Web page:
CTPH built a Gorilla Research Clinic in Buhoma, Bwindi Impenetrable National Park’s main tourist site, which has now expanded to a larger Gorilla Health and Community Conservation Center with a panoramic view of Bwindi forest, where we give tourists a behind the scenes tour of gorilla conservation through explaining our programs including gorilla health monitoring, community health and livelihoods.


At the Gorilla Health and Community Conservation Center, visitors can:


  • Tour CTPH facilities and get an inside look at our conservation efforts
  • Gain a better understanding of how we analyze samples from gorillas
  • Attend seminars and Q&A sessions
  • Book an intimate gorilla experience to track gorillas with Dr. Gladys
  • Visit our Village Health and Conservation Teams to learn about their important public health work



Visit us and get a tour and demonstration showing how we analyze samples from gorillas – visitors can even participate! We also talk about work with the Bwindi local community, which is essential to prevent diseases being transmitted between people and gorillas.


We give seminars including a power point presentation with slides, about our work with the gorillas and Bwindi local community where visitors can get more in depth information followed by a question and answer session. Seminars last an hour to an hour and a half and cost $250 per group.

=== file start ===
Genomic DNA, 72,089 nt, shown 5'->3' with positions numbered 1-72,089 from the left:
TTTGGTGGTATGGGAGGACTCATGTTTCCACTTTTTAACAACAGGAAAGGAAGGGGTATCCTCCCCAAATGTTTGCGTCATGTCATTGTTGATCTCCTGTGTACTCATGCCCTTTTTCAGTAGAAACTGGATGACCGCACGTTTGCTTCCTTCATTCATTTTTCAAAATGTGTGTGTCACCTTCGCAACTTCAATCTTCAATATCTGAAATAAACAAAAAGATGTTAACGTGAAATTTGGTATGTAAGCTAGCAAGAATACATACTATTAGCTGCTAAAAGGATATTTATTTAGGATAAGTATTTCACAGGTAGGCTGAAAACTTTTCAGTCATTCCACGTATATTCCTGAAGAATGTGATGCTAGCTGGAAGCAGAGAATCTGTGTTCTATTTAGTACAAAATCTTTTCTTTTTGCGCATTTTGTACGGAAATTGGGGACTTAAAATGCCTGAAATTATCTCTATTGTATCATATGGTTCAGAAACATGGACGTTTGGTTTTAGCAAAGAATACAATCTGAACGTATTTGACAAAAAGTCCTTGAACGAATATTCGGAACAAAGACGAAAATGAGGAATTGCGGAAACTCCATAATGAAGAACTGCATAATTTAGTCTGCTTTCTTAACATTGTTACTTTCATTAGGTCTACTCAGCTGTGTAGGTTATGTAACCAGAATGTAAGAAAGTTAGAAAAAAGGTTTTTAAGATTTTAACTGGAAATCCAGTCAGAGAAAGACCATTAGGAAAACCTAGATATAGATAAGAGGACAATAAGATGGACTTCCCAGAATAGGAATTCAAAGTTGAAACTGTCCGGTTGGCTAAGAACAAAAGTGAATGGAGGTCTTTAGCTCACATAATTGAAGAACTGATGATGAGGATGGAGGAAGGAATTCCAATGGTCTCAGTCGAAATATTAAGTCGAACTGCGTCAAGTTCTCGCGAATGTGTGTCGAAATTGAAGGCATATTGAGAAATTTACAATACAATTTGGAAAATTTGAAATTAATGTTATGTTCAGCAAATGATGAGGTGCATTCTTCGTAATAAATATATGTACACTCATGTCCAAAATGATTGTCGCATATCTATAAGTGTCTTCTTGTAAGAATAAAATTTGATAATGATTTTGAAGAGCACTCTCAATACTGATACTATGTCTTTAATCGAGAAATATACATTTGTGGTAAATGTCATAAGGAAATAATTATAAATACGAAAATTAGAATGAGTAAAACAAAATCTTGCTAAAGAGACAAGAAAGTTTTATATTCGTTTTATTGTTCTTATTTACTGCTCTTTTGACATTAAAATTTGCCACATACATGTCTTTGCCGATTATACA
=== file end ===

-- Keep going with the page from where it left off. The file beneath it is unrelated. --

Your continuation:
We offer the intimate gorilla experience where tourists can track gorillas with Dr Gladys or the CTPH team and get more information about gorilla health and conservation. For more information, click here.


In the community health program, we work with Village Health and Conservation Teams (VHCTs) who visit homes in their villages and promote hygiene and sanitation, family planning, infectious disease prevention and control through education and referring suspect TB, HIV, Scabies and diarrhea patients. VHCTs also promote nutrition and sustainable agriculture, as well as, conservation of the gorillas and their habitat including reporting homes that are regularly visited by gorillas to help reduce human and wildlife conflict. We can arrange for tourists to visit our VHCTs in their homes and see how they improve the quality of lives of local communities in their villages.